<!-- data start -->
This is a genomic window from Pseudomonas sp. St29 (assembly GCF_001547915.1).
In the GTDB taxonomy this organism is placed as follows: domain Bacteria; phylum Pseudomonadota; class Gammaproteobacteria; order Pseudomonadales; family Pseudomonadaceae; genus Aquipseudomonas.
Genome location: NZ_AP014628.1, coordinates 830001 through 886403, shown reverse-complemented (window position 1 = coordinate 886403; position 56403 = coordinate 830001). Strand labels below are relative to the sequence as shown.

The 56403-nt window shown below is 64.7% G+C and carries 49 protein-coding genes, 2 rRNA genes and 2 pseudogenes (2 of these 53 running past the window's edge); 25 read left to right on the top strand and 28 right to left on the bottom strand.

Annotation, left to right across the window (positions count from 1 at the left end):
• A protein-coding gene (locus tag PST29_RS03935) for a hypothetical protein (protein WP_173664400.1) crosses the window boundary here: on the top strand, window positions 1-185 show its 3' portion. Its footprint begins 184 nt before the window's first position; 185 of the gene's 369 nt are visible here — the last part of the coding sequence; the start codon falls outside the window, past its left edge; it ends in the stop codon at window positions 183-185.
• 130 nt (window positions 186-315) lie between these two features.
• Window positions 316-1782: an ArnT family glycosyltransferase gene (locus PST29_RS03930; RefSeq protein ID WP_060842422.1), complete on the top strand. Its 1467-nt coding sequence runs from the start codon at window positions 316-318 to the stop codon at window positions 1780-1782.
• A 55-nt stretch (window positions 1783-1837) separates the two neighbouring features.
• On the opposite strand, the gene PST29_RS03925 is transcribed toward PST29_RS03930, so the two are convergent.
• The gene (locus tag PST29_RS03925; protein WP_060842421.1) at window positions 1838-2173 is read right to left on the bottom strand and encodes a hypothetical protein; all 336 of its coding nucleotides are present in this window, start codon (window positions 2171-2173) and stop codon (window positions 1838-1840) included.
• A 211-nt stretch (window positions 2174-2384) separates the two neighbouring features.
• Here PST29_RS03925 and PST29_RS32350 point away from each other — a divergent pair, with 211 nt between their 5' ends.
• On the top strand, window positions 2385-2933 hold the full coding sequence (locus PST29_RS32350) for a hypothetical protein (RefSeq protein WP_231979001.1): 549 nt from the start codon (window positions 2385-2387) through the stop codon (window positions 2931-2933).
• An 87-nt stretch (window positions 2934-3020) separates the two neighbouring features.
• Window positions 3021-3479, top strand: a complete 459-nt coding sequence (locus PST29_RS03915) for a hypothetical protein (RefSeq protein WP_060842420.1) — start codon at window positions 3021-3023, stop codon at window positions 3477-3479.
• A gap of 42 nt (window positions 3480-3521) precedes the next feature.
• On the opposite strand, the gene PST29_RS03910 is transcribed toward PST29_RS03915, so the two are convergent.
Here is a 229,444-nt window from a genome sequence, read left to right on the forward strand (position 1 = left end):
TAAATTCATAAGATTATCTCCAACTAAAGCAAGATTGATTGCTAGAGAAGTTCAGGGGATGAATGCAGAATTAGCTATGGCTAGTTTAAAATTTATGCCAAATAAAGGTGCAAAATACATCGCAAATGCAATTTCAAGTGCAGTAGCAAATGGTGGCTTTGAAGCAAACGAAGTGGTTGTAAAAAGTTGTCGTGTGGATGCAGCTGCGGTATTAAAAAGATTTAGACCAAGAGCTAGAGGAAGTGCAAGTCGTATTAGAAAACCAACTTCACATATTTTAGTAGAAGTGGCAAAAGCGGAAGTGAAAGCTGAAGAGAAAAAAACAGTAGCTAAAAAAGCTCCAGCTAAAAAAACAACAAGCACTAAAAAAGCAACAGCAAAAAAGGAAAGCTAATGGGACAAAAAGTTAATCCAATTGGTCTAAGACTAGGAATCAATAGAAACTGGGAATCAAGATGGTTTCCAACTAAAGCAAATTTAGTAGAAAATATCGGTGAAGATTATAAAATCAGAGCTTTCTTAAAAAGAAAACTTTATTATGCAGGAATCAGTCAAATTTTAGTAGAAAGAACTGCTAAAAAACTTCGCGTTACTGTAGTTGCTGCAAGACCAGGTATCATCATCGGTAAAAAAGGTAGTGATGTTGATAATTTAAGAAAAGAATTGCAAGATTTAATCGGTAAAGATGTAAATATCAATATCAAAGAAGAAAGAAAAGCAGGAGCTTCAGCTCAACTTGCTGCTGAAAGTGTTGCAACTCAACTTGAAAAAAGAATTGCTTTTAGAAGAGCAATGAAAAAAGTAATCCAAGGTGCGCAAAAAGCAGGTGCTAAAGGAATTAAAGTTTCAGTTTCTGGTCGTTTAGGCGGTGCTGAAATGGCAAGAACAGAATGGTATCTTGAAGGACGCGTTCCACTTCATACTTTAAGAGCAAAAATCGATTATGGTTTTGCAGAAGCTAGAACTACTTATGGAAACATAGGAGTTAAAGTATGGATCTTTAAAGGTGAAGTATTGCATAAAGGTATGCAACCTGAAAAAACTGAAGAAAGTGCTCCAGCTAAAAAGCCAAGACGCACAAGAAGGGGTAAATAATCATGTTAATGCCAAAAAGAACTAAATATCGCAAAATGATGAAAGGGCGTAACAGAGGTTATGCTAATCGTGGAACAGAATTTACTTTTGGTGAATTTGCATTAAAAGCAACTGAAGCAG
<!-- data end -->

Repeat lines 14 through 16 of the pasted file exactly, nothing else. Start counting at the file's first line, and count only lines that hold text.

• On the top strand, window positions 2385-2933 hold the full coding sequence (locus PST29_RS32350) for a hypothetical protein (RefSeq protein WP_231979001.1): 549 nt from the start codon (window positions 2385-2387) through the stop codon (window positions 2931-2933).
• An 87-nt stretch (window positions 2934-3020) separates the two neighbouring features.
• Window positions 3021-3479, top strand: a complete 459-nt coding sequence (locus PST29_RS03915) for a hypothetical protein (RefSeq protein WP_060842420.1) — start codon at window positions 3021-3023, stop codon at window positions 3477-3479.